Other ideas, such as elliptic, hyperbolic and parabolic points are introduced, and aspects of elementary differential geometry are invoked for the examination of curvature properties of quadric surfaces (umbilic points etc). In the next section, topological properties of tori and cylinders are compared, and there is a veritable proliferation of related concepts (fundamental group, homology groups geodesics, space of orbits under group actions etc). In fact, so much is going on in this first chapter that it’s hard to see the Euclidean wood amongst a myriad of conceptual trees. However, in the last two sections of this chapter, there is a return to the more familiar Euclidean territory by means of classification of frieze patterns and the symmetry of the five Platonic solids etc. And, needless to say, ideas from elementary group theory are invoked throughout this first chapter.

Actually, the algebraic approach to geometry taken in this book utilizes a variety of coordinate systems, including Cartesian, affine, projective, and coordinate charts for P^{2}(**R**) and P^{1}(**C**) etc. For example, in chapter 2, which offers a compressed, but initially well-motivated introduction to affine geometry, transformations are defined in terms of affine coordinates, and several familiar affine invariants are established.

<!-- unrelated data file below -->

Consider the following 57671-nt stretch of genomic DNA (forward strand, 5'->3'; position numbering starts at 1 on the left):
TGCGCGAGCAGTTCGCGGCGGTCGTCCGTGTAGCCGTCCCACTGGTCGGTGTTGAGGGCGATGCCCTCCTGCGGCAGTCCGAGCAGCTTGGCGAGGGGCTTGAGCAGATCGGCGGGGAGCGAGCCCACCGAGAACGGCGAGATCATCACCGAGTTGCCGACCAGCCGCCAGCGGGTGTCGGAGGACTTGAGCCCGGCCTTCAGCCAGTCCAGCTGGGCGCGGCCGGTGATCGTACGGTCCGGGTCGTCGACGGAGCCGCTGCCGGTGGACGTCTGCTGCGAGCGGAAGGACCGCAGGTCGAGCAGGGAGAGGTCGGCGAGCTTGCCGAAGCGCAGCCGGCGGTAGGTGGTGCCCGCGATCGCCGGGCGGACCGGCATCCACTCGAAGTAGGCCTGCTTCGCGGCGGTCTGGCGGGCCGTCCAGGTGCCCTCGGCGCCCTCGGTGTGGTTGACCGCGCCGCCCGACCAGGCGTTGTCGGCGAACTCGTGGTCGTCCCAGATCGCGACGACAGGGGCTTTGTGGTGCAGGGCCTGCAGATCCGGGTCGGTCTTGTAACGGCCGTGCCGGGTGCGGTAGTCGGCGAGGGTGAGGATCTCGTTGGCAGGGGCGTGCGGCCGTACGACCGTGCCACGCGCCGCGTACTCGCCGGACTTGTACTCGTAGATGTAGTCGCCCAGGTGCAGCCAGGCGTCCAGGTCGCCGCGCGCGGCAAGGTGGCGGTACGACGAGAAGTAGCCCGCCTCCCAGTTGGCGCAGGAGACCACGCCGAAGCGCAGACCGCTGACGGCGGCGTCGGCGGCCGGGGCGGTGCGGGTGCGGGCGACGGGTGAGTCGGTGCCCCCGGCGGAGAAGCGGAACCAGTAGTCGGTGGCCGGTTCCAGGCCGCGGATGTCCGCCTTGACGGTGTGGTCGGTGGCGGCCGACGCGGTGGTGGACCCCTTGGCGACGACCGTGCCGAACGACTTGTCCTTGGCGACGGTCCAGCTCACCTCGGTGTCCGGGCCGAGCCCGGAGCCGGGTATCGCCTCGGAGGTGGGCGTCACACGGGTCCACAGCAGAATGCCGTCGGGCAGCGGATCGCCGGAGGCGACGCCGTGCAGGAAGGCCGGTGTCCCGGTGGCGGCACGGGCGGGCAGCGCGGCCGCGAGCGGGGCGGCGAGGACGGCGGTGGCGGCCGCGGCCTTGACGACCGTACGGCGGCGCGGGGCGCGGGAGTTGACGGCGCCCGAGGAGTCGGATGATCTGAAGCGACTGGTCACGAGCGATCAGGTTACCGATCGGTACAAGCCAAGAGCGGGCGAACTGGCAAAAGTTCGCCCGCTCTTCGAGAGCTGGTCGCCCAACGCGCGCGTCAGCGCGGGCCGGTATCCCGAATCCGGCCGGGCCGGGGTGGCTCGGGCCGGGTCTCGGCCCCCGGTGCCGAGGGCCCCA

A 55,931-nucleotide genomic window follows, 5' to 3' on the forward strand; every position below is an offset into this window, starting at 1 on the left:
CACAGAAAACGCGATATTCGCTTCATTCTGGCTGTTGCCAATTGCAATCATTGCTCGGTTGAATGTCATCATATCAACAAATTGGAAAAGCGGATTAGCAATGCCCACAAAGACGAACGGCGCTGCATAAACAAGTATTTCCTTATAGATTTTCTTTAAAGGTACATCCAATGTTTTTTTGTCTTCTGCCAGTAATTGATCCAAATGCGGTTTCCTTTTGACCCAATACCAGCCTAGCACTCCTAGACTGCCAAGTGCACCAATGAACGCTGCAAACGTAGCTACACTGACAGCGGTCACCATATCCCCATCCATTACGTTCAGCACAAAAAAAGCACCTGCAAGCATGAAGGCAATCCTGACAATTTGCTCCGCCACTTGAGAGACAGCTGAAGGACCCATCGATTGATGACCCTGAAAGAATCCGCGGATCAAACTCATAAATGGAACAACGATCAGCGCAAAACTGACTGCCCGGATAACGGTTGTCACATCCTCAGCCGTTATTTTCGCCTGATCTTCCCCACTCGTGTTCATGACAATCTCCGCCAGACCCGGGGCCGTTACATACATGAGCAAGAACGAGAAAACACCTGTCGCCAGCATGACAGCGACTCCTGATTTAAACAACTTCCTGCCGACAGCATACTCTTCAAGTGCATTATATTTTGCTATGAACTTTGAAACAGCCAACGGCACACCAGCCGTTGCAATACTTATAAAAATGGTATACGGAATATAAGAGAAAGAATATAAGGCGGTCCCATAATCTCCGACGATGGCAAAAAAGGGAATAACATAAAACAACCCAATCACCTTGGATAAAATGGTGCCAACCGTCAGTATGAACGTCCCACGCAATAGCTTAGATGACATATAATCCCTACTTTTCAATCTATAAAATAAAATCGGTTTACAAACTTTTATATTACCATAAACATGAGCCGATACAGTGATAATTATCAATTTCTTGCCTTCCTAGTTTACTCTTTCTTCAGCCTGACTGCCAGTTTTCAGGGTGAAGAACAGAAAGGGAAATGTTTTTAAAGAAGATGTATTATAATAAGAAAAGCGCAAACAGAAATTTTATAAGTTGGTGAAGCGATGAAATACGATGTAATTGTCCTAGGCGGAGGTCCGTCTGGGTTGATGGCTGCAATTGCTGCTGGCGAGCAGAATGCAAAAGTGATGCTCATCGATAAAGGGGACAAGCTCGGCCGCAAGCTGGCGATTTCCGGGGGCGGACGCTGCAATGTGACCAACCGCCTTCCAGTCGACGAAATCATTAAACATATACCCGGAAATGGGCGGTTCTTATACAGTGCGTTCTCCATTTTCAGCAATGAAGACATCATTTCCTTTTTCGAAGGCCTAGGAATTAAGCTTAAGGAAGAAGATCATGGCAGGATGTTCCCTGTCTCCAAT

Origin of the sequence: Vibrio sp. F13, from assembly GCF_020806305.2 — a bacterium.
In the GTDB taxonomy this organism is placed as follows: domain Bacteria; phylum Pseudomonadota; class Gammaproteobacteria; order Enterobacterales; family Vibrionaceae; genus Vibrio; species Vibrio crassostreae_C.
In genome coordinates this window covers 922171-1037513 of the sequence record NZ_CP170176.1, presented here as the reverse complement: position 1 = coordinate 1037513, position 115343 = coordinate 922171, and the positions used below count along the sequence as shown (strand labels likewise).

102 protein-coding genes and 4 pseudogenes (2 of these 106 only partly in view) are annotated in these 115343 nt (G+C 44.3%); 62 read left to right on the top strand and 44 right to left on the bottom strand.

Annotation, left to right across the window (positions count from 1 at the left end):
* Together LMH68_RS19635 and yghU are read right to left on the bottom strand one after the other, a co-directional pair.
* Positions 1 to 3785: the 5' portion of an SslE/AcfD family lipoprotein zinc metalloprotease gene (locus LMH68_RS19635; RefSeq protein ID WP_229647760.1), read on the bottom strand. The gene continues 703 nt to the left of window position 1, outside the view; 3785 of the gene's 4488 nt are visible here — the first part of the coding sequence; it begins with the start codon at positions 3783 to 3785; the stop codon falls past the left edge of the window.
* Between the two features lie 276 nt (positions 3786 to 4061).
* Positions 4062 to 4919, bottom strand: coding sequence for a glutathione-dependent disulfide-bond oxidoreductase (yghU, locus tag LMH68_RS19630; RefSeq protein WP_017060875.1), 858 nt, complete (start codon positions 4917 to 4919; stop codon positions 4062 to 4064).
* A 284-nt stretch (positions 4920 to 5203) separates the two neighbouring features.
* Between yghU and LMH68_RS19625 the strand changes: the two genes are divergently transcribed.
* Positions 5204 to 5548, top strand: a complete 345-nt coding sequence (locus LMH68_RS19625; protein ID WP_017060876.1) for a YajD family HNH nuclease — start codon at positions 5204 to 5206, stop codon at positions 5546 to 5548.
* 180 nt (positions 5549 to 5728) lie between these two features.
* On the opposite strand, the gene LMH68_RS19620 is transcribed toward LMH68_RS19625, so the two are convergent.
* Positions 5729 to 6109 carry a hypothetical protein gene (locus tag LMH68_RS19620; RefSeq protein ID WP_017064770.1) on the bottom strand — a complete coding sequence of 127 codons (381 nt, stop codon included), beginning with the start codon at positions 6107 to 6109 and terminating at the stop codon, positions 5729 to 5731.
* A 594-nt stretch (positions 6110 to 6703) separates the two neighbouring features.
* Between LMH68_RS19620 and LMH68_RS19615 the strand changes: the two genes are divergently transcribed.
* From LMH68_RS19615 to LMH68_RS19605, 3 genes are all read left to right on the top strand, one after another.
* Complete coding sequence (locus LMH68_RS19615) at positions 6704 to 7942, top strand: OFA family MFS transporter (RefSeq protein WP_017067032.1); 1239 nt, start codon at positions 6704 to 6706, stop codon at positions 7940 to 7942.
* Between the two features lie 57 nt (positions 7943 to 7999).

The third chapter (Projective Geometry) continues at the same breath-taking pace as the first. Two pages after motivational illustrations of Dürer using projective techniques to establish perspective in his drawing, the discussion centres upon the homeomorphism between P^{1}(**R**) and S^{1}, as well as topological relations such as

P^{1}(**C**) = S^{3}/S^{1}. And so, by this stage, the exciting nature of the mathematical content of the book is well and truly established. On the other hand, many of the standard ideas from projective geometry are also included in this chapter (duality, Desargues theorem, projective equivalence of the conics, poles and polars etc), and there are excursions into algebraic geometry (Bezout’s theorem) and a culminating section that defines the elliptic plane as P^{2}(**R**) together with a metric inherited from S^{2}.